This is the sequel to the 2004 'Appleseed' movie which was itself a slightly rejigged version of the original 1988 animated version. One major difference with this CGI animated sequel is the producer being action maestro John Woo, where as the director is once again Shinji Aramaki, from the 2004 movie. This story takes place two years after the incidents revolving around the bioroids in the city of Olympus. Deunan and Briareos rescue some officials from cyborg terrorists but in the process Briareos is injured. Whilst Briareos is out of action, Deunan is introduced to her new partner, Tereus, a bioroid that looks and sounds exactly like her old lover Briareos in his human form. Turns out that this is a new prototype bioroid soldier with no negative emotions to hinder its fighting ability. Briareos' DNA was chosen because of his mental and physical strength. Naturally this leaves Deunan confused and frustrated with the whole situation. This is more of a subplot really, character building. The real meat of the plot involves the increase of terrorist attacks that have been committed by cyborgs, made by a certain company, Poseidon. The terrorist attacks have been getting more confusing and frequent as both cyborgs and non-cybernetic humans have been attacking in a zombie-like fashion. It is also noted early on by Deunan that many people seem to be wearing electronic head wear called Connexus, a visor type gadget that projects holographic information in front of the users eyes. Anyway, basically a section of the company Poseidon (Halcon) was once a leading scientific laboratory until they started playing in the field of mind control. Poseidon shut them down after the apparent death of a young woman called Elizabeth Xander, the project head. Back in the present, world leaders introduce a global security network by merging all satellites around the Earth to create one large net, thus trying to eliminate potential terrorist attacks before they happen. Are these zombie-like attacks by cyborgs and Connexus wearing humans connected to Halcon and their mind control antics? Is the global satellite network somehow being abused by Halcon to control masses of people and cyborgs? And who exactly is controlling all this, and why? So its pretty clear even to me that the franchise has taken a decidedly easy western focused route this time. The previous movie was an in depth look at human nature, ethics and all kinds of very real moral dilemmas. This sequel is clearly more of an outright sci-fi thriller with a rather bog standard plot about an evil company controlling peoples minds for nefarious purposes. In other words its almost like another yarn from the [i]Resident Evil[/i] franchise, it could quite easily be this what with the zombie-esque notion and creepy mysterious company that offers no information about its past. To matters even worse (yes worse), they have brought in John Woo! the action genre whore. Oh boy can you instantly tell its Woo-influenced, sheesh! Literally the first action sequence we see at the start contains doves flying around in slow motion, and both Deunan and Braireos dual wielding guns, leaping about the place (in slow motion of course) with bullets raining down like confetti. I will fully admit it looks cool at times of course, Braireos launching himself into the air and taking out terrorists with two guns blazing, only to land perfectly and reload his weapons in an ultra cool manner, is indeed saucy stuff...but really? That aside there isn't too much Woo-ness on show thank God, it seems they let him get it out of his system early on, and then told him to get on with the rest of the show sensibly. That being said, its all so very westernised here, all the characters are beautiful and muscular, including Braireos, despite being a cyborg (look at his robot biceps!). There are some cheesy fight training sequences in a dojo showing off lots of slow motion martial arts and yet more big muscles. ESWAT team members seem to be rather stereotypical characters that we've all encountered before, dare I say 'Aliens' influenced? Manuel Aeacus is a good example of such a character, unsure if he's from the original material or made for this movie alone. The way in which the mind control effects people visually looks like some kind of alien infection or slow growing mutation in the face. The hidden fortress of Halcon is pretty ridiculous in the fact that its a floating fortress...and made up entirely of cubes varying in size? (very Matrix-esque action). And lastly (spoiler alert!), the final showdown against the robotic, tentacle, zombie hybrid is quite literally an out and out [i]Resident Evil[/i] type scenario, it virtually all is, its pretty obvious really. Again the visuals appear to be a combination of cel shaded CG anime which are much smoother than the 2004 movie, but less realistic in my view. The CG anime in the 2004 movie looked more hand drawn with cel shaded CGI over the top, it looked a bit rough but it looked like anime/manga. This movie is much neater, smoother and slicker looking that's for sure, but at the same time it loses that anime/manga vibe if you ask me, it looks too smooth and glossy, almost too perfect really. In essence, for the most part, this movie kinda looked like an in-game sequence for a videogame, yeah I know that's a common saying for things like this but its very true here. The fighting sequences with Braireos looked like sequences from a [i]Tekken[/i] game, especially in the dojo against Tereus. Most other scenes in the film could easily be any futuristic action shooter for the latest console, it all looked very meh to me, the original art source, slightly drained away. Don't get me wrong, had this been any other sci-fi animation I'd be saying the opposite as its not terrible looking, but when compared to the 2004 movie and the original source material, it just doesn't look right, to me at least. I dunno, in the end I just felt this was too much of a cookie cutter western thriller, devoid of any real innovation that you would come to expect from a Japanese futuristic fantasy epic. Clearly its gone for a much wider, broader appeal which I'm sure many will prefer, but I'm also sure many fanboys will not. After the amazing plot we got in the 2004 movie I really expected a continuation in the same vein, another deep, methodical story with layers, sensible and, if I can say it...grown-up. Instead we get a silly zombie-esque,Matrix-like videogame thriller which just feels more like a spin-off than a full sequel. Yes it looks lush, admittedly they have bolstered the characters, mainly Braireos, and overall the imagination on show is impressive (if a little too common to other big sci-fi franchises). I'm not a fanboy who knows every little detail about this franchise, but even I was left wanting more here, even I could see how the fanbase might not like this particular path. But despite all that its still solid enough if you're into the genre as a whole.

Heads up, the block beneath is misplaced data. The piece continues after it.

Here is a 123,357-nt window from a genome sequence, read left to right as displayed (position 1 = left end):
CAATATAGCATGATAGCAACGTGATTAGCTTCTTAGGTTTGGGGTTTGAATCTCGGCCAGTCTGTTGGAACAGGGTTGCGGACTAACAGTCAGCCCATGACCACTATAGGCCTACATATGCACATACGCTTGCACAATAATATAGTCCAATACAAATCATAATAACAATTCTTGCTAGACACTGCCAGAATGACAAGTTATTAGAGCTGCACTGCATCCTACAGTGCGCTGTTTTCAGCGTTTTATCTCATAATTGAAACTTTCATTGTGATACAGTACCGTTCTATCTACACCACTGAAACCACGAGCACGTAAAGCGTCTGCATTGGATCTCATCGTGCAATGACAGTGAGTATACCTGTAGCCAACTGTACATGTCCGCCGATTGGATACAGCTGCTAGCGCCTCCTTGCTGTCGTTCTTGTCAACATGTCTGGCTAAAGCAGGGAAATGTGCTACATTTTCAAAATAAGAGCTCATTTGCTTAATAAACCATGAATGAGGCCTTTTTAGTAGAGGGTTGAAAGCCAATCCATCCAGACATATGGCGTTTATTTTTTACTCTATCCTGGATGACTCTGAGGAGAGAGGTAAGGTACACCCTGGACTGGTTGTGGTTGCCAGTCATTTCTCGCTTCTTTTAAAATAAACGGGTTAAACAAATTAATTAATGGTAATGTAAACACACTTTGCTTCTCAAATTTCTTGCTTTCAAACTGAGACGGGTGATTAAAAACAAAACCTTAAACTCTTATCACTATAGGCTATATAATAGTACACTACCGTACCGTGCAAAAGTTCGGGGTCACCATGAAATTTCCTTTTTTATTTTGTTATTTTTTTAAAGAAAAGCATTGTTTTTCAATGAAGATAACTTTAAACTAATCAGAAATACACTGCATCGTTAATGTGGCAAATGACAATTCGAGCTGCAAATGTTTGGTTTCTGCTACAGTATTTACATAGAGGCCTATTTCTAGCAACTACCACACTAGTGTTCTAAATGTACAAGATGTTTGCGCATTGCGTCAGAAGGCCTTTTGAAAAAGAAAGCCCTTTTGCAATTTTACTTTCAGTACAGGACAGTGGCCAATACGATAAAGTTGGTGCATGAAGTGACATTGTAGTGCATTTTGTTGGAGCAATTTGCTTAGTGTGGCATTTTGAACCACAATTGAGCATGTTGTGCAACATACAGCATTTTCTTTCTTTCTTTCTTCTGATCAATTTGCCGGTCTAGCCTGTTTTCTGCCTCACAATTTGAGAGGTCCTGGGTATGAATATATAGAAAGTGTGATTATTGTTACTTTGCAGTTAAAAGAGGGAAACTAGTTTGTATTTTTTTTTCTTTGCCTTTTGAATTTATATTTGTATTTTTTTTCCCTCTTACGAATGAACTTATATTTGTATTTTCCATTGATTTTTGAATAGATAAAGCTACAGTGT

Shinji Aramaki successfully follows up Appleseed, with Appleseed: Ex Machina.